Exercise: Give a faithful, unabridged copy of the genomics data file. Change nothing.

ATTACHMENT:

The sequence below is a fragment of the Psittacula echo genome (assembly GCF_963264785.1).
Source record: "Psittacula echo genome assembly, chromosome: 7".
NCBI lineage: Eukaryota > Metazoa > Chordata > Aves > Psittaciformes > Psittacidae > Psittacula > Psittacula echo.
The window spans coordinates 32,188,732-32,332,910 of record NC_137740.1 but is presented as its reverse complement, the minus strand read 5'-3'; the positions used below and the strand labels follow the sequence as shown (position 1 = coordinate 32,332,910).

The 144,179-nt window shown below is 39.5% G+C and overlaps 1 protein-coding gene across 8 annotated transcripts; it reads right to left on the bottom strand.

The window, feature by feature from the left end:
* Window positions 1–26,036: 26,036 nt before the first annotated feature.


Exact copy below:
The sequence below is a fragment of the Psittacula echo genome (assembly GCF_963264785.1).
Source record: "Psittacula echo genome assembly, chromosome: 7".
NCBI lineage: Eukaryota > Metazoa > Chordata > Aves > Psittaciformes > Psittacidae > Psittacula > Psittacula echo.
The window spans coordinates 32,188,732-32,332,910 of record NC_137740.1 but is presented as its reverse complement, the minus strand read 5'-3'; the positions used below and the strand labels follow the sequence as shown (position 1 = coordinate 32,332,910).

The 144,179-nt window shown below is 39.5% G+C and overlaps 1 protein-coding gene across 8 annotated transcripts; it reads right to left on the bottom strand.

The window, feature by feature from the left end:
* Window positions 1–26,036: 26,036 nt before the first annotated feature.